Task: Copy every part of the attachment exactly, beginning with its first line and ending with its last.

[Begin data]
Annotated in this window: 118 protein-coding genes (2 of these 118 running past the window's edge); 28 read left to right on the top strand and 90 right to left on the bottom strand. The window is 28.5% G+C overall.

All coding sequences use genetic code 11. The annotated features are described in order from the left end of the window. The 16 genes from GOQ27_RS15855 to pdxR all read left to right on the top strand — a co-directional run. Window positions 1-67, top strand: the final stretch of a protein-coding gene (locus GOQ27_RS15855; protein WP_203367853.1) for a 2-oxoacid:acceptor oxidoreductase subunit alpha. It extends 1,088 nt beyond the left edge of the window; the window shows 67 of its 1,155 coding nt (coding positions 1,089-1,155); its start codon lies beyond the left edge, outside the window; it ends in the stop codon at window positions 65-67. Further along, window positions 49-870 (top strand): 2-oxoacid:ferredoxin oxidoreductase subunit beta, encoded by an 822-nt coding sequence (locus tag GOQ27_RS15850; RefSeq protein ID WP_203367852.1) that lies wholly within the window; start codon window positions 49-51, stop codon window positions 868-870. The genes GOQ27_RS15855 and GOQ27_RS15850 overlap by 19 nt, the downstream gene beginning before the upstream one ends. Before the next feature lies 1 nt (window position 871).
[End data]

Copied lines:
Annotated in this window: 118 protein-coding genes (2 of these 118 running past the window's edge); 28 read left to right on the top strand and 90 right to left on the bottom strand. The window is 28.5% G+C overall.

All coding sequences use genetic code 11. The annotated features are described in order from the left end of the window. The 16 genes from GOQ27_RS15855 to pdxR all read left to right on the top strand — a co-directional run. Window positions 1-67, top strand: the final stretch of a protein-coding gene (locus GOQ27_RS15855; protein WP_203367853.1) for a 2-oxoacid:acceptor oxidoreductase subunit alpha. It extends 1,088 nt beyond the left edge of the window; the window shows 67 of its 1,155 coding nt (coding positions 1,089-1,155); its start codon lies beyond the left edge, outside the window; it ends in the stop codon at window positions 65-67. Further along, window positions 49-870 (top strand): 2-oxoacid:ferredoxin oxidoreductase subunit beta, encoded by an 822-nt coding sequence (locus tag GOQ27_RS15850; RefSeq protein ID WP_203367852.1) that lies wholly within the window; start codon window positions 49-51, stop codon window positions 868-870. The genes GOQ27_RS15855 and GOQ27_RS15850 overlap by 19 nt, the downstream gene beginning before the upstream one ends. Before the next feature lies 1 nt (window position 871).